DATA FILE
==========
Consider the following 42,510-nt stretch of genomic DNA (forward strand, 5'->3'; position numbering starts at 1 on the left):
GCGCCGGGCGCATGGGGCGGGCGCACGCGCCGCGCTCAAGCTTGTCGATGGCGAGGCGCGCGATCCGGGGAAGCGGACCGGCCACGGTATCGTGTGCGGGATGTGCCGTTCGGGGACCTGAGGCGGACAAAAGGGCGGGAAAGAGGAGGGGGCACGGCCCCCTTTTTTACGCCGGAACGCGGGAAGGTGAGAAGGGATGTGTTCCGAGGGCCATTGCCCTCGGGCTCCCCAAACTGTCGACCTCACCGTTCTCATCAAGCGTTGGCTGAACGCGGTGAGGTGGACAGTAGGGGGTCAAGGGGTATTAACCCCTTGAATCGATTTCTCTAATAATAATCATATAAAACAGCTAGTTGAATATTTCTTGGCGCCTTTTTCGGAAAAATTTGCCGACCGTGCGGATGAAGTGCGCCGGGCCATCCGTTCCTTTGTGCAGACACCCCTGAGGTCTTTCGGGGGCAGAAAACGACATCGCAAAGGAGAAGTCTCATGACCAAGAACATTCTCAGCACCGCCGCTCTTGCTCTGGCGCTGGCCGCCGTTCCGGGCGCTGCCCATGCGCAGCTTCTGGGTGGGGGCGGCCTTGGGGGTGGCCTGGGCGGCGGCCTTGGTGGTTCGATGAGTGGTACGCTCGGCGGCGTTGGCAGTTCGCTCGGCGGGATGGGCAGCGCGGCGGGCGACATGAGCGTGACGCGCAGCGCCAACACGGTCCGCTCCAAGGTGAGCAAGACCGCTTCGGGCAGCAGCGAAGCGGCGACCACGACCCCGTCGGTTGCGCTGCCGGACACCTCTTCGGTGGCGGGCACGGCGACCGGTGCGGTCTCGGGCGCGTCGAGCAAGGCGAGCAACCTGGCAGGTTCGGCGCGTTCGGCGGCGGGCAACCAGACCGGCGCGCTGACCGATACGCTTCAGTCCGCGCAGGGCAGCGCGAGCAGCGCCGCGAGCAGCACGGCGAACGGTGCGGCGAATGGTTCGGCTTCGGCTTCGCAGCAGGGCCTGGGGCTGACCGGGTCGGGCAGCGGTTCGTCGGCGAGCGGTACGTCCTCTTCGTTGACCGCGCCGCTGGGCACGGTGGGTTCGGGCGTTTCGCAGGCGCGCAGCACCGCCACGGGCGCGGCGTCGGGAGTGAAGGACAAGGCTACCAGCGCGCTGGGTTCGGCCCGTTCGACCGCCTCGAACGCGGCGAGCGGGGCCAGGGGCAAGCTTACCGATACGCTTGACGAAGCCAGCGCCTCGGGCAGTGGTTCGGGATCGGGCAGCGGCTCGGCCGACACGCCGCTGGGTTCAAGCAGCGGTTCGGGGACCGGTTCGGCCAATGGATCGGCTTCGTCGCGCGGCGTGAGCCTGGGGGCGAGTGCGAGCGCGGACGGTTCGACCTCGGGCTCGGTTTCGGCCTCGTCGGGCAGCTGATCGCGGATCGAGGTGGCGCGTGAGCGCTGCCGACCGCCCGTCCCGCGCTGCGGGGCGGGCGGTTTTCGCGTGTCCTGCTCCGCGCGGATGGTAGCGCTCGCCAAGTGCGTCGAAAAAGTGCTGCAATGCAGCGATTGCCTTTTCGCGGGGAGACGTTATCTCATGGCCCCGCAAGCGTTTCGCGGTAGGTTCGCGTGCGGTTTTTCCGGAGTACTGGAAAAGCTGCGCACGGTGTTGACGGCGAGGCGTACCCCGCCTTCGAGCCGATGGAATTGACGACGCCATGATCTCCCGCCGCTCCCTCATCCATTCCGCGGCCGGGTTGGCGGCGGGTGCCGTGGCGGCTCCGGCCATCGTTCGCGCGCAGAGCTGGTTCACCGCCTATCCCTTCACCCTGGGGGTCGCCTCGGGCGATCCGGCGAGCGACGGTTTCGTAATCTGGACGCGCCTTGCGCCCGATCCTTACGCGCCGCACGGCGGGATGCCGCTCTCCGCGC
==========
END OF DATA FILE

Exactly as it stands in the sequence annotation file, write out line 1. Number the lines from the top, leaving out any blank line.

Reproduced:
Consider the following 42,510-nt stretch of genomic DNA (forward strand, 5'->3'; position numbering starts at 1 on the left):